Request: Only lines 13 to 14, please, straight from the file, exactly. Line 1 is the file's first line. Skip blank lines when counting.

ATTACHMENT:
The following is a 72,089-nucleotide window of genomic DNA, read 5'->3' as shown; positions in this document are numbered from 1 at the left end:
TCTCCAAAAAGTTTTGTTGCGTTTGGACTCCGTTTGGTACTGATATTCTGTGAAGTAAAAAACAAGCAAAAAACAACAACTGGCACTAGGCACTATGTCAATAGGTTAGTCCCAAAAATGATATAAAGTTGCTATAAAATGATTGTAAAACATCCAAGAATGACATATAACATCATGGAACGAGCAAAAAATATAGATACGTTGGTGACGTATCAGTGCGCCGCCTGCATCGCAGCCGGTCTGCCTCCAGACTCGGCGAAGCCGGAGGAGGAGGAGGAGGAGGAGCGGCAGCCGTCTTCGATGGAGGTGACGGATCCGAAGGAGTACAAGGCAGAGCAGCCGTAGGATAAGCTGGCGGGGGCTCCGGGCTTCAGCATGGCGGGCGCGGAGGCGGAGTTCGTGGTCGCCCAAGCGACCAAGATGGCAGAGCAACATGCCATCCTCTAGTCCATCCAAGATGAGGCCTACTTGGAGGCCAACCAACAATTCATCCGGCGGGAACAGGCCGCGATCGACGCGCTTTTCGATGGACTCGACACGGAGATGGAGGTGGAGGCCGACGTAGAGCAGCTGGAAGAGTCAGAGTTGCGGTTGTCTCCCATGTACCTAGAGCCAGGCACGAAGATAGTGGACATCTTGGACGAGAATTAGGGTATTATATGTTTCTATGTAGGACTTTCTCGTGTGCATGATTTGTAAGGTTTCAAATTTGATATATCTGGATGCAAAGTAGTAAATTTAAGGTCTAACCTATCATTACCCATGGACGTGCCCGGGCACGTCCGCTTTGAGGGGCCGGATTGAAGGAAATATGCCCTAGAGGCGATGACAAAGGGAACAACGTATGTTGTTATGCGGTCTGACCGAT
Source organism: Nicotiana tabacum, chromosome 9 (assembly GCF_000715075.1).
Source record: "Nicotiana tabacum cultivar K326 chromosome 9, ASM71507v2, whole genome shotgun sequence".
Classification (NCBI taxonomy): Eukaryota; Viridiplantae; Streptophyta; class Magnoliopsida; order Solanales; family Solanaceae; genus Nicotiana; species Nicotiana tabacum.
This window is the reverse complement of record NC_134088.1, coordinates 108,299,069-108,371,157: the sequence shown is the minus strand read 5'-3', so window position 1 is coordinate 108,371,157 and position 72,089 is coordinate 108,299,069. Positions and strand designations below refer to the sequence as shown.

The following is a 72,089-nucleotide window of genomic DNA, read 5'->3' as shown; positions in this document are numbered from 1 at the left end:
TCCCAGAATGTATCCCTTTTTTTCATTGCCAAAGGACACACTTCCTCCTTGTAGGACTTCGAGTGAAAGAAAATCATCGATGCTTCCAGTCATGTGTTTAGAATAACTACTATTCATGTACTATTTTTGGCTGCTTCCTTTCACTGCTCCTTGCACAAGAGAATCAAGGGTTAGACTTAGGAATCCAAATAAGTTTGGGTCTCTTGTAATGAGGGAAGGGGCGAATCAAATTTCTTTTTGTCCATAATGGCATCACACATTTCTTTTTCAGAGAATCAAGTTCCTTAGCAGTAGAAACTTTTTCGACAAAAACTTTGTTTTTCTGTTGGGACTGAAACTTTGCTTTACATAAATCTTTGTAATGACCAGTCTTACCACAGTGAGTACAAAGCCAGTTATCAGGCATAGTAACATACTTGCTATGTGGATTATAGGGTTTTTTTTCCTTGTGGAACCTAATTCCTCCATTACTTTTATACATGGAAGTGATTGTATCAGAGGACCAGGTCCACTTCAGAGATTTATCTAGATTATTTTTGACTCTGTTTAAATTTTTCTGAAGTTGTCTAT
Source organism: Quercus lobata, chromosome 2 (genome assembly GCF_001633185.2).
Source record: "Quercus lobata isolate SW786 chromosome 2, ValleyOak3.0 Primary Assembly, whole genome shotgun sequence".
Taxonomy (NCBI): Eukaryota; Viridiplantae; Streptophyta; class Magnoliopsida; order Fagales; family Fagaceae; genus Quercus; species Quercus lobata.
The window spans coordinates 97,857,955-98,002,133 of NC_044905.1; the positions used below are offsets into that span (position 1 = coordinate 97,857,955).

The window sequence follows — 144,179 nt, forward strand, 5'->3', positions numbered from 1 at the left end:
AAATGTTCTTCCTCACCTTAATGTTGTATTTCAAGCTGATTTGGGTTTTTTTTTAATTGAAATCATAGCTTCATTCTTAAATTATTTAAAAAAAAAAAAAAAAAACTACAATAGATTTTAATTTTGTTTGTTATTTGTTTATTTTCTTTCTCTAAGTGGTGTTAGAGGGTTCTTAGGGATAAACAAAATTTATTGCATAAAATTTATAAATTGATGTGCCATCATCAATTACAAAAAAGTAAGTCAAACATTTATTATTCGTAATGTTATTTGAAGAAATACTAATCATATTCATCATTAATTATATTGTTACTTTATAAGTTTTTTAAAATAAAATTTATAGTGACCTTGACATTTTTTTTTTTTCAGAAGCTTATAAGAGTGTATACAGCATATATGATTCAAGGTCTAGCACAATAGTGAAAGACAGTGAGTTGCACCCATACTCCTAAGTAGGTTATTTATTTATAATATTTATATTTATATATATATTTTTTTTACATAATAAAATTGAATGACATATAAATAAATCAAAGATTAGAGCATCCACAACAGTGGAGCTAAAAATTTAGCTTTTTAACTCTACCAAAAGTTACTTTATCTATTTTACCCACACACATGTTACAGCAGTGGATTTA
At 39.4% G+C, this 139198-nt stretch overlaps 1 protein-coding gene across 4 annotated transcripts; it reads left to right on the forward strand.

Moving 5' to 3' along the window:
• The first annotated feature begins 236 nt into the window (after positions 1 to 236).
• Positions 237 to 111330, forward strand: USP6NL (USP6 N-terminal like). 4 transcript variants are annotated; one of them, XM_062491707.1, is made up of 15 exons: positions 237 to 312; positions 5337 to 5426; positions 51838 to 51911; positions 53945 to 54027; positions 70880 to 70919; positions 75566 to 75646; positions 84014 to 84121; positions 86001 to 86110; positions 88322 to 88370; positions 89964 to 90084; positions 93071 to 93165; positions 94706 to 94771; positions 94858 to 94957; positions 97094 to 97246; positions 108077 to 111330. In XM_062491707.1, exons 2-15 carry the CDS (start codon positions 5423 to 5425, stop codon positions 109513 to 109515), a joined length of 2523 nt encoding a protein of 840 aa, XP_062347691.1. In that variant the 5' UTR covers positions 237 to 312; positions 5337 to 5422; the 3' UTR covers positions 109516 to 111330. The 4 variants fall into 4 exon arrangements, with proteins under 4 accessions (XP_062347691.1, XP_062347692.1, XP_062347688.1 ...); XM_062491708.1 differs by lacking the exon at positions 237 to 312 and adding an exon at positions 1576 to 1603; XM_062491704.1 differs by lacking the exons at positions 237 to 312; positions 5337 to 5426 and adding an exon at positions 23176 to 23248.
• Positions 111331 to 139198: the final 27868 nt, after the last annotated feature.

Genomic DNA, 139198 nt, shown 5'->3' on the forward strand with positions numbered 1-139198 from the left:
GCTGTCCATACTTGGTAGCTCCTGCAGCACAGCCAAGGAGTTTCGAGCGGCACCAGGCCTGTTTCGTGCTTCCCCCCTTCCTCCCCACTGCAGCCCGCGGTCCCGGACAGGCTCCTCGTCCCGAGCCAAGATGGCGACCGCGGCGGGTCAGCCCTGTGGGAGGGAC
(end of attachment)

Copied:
The window sequence follows — 144,179 nt, forward strand, 5'->3', positions numbered from 1 at the left end:
AAATGTTCTTCCTCACCTTAATGTTGTATTTCAAGCTGATTTGGGTTTTTTTTTAATTGAAATCATAGCTTCATTCTTAAATTATTTAAAAAAAAAAAAAAAAAACTACAATAGATTTTAATTTTGTTTGTTATTTGTTTATTTTCTTTCTCTAAGTGGTGTTAGAGGGTTCTTAGGGATAAACAAAATTTATTGCATAAAATTTATAAATTGATGTGCCATCATCAATTACAAAAAAGTAAGTCAAACATTTATTATTCGTAATGTTATTTGAAGAAATACTAATCATATTCATCATTAATTATATTGTTACTTTATAAGTTTTTTAAAATAAAATTTATAGTGACCTTGACATTTTTTTTTTTTCAGAAGCTTATAAGAGTGTATACAGCATATATGATTCAAGGTCTAGCACAATAGTGAAAGACAGTGAGTTGCACCCATACTCCTAAGTAGGTTATTTATTTATAATATTTATATTTATATATATATTTTTTTTACATAATAAAATTGAATGACATATAAATAAATCAAAGATTAGAGCATCCACAACAGTGGAGCTAAAAATTTAGCTTTTTAACTCTACCAAAAGTTACTTTATCTATTTTACCCACACACATGTTACAGCAGTGGATTTA